I believe in making common cause with people of all persuasions, but here’s what I learned about the quest for common ground on issues where people have diametrically opposing worldviews. Originally published at On The Issues Magazine.

©Elaine Soto

©Elaine SotoThe day before the Food and Drug Administration (FDA) was expected to rule, rumors circulated that the agency would approve Plan B One Step emergency contraception as a non-prescription item and allow it to be sold without age restrictions. Freelance writer Robin Marty predicted via e-mail, “Conservative reaction will be a total shitstorm.”

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Yes, of course. Adoption reform is an issue on which those who oppose abortion and those who support a woman’s right to choose abortion should be able to work together to forge common ground for policies that make adoption a genuine choice. See there, Steve Waldman and I have found common ground already. So now…

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Just because every generation has to speak in its own tongues doesn’t mean any generation will find that elusive common ground between pro-and anti-choice points of view when they frame the questions poorly.

One of those conversations is going on now over at RHRealityCheck, a website I respect and love, but that I think has allowed itself to be led down the primrose path to nowhere on this issue. For example, check out this utterly ridiculous bloviation about the merits of paying women to carry pregnancies to term by–as they adorably acknowldege–“two men, no uteruses”: Will Saletan, who never misses a chance to pontificate about how pro-choice he is while capitulating to anti-choice arguments and Beliefnet’s Steven Waldman.

Remind me, how do you spell “c-o-e-r-c-i-o-n”? How much money would it take to make you carry a pregnancy to term against your will?

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Early this morning my daughter called to ask me what I thought about President Barack Obama’s comments about abortion yesterday in his commencement address at Notre Dame. She worried he’d been too soft and that by not stating his moral support for reproductive rights had instead signaled that he would not stand firm on policy related to abortion. Take a look at what he said and tell me what you think:

I replied to her that it was as good as we’d get from Obama, who clearly wants everyone to get along and doesn’t like confrontation. I wish he’d wax as eloquently about sexism and women’s human rights as he did about racism during his campaign. The controversy about race ignited by statements Obama’s minister made had threatened to be as divisive as the one he confronted at the Catholic university, and he used the first occasion to teach about race as well as to “tamp down the anger” as he has said he wants to do with regard to abortion. The disappointment for me was that he failed to elevate women’s reproductive self-determination to a similar moral high ground.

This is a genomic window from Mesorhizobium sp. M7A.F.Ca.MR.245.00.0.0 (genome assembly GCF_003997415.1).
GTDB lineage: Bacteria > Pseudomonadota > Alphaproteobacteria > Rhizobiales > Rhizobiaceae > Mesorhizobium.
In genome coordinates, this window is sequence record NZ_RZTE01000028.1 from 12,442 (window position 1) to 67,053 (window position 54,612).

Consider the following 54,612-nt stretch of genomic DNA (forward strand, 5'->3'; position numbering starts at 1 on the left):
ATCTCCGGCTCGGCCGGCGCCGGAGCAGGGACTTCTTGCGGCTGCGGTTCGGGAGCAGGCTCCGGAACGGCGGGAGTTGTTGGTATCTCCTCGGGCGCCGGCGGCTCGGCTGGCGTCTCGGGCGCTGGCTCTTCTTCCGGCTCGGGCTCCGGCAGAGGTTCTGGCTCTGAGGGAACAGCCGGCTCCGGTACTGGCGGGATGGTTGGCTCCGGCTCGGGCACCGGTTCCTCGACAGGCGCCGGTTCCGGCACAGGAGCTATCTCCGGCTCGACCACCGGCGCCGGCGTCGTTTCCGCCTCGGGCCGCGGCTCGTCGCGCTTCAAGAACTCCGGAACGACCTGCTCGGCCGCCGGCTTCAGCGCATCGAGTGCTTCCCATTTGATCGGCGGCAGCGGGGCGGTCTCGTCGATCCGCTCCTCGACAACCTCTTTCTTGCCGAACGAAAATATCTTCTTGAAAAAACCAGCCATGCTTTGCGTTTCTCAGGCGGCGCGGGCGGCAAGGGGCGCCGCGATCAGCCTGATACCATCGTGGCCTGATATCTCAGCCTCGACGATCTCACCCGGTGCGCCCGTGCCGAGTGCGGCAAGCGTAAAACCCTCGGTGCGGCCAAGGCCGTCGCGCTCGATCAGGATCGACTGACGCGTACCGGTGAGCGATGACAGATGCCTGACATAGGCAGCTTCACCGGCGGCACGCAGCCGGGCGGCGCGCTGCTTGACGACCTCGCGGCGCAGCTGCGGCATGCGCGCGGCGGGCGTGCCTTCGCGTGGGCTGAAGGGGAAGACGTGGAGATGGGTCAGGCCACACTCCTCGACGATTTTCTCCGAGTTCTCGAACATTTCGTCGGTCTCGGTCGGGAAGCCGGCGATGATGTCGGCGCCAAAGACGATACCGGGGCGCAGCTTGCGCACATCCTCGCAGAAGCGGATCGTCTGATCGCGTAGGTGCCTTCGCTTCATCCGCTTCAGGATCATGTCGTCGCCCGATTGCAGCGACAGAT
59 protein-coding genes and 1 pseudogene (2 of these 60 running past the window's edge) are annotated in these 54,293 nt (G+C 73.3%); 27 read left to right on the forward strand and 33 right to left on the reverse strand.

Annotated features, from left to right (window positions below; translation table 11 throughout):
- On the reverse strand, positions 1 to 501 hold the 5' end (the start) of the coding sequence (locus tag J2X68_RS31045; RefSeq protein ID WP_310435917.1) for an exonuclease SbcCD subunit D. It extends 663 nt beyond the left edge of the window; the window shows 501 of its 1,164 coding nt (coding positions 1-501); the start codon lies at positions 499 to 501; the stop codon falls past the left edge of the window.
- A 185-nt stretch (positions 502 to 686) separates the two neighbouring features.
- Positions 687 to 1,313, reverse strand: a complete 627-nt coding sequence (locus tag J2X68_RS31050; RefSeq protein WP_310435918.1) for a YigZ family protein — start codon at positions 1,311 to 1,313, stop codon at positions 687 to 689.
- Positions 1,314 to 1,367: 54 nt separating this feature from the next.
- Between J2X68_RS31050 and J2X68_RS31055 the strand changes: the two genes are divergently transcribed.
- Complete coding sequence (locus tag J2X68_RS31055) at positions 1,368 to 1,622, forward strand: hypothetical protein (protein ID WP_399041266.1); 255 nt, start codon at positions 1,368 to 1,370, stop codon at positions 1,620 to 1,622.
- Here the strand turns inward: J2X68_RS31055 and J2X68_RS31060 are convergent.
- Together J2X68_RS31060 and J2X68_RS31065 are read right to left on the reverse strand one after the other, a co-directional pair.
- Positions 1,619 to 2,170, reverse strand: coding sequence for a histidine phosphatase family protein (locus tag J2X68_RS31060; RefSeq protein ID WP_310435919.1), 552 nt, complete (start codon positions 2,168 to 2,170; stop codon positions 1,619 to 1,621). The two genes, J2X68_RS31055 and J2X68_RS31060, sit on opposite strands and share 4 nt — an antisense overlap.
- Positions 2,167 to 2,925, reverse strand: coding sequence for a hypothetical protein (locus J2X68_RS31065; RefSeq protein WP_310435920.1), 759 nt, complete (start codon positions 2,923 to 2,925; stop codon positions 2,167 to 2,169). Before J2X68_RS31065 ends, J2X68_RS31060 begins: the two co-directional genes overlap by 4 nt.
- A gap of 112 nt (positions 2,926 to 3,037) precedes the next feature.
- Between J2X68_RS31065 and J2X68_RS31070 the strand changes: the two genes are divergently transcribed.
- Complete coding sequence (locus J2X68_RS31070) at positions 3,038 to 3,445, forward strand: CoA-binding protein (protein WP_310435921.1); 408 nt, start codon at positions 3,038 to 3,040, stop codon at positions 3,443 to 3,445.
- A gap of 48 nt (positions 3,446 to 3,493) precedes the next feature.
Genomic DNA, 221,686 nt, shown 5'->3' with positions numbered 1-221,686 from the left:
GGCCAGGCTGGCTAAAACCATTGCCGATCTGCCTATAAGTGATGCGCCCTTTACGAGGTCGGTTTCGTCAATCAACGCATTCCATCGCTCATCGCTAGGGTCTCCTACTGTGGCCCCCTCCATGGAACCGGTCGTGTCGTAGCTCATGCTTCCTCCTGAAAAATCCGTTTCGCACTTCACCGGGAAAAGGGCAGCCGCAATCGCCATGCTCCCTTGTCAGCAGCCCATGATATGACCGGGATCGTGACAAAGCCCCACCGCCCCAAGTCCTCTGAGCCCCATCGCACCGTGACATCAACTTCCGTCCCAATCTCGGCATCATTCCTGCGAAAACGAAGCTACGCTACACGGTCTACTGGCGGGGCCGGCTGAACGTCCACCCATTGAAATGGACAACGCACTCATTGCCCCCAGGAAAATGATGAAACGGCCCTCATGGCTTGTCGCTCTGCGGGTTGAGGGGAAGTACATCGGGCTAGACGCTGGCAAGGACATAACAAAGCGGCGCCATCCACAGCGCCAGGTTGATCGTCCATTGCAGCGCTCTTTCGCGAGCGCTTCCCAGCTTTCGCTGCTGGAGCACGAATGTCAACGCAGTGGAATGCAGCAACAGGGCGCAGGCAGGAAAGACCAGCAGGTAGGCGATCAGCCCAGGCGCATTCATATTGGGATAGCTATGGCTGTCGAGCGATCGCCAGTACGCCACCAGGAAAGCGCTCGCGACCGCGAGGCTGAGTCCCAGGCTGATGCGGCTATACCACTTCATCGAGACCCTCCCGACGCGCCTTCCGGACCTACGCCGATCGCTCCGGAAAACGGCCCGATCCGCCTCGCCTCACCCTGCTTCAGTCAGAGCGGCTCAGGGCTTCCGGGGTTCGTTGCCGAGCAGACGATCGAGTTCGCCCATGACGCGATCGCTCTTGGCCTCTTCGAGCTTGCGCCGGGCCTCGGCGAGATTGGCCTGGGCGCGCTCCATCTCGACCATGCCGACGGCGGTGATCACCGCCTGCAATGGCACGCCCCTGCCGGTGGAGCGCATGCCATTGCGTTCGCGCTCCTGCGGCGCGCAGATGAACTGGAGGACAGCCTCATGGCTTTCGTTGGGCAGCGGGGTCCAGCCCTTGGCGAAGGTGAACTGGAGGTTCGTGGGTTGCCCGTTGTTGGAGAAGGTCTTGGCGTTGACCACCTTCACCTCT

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First, please read for yourself Rachel Laser’s “Conceiving Common Ground” over at the website RHRealityCheck (btw, if you don’t already have RHRC on your bookmarked blog list, do it now; they provide exellent information and provocative articles like this one every day. Dozens of times through the 30 years I worked for Planned Parenthood and in the several years since, there have been efforts to find the so-called “third way” or “common ground.” I’ve had the privilege to be involved in some profound conversations with people who come from a wide range of pro- and anti-choice perspectives. I learned a great deal from them and they helped me shape or sometimes deepen my own convictions by questioning them.

Somehow, though, these efforts fail on three points, and the quest for the third way becomes a fool’s errand.

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Heartland and host of NPR station KALW talk show “Your Call”, to a diverse (except for shared relief that George W. Bush’s disastrous presidency is almost over) panel of guests, with global to local expertise ranging from bugs to books, health to wealth, the arts to politics, war, peace, and everything in between. I was privileged to be among the large lineup that included Marian Wright Edelman, Founder & President of the Children’s Defense Fund, Antonia Juhasz, Author of “The Tyranny of Oil” & “The Bush Agenda”, David Kipen, Director, National Reading Initiatives, National Endowment of the Art, and David Cay Johnston, former NY Times tax reporter and author of Free Lunch: How the Wealthiest Americans Enrich Themselves at Government Expense (and Stick You with the Bill).

You can listen to the program in full.

Then tell how you’d answer the question, “What Are You Looking Forward to in 2009?” by posting your comments here.

Here’s what I’m looking forward to

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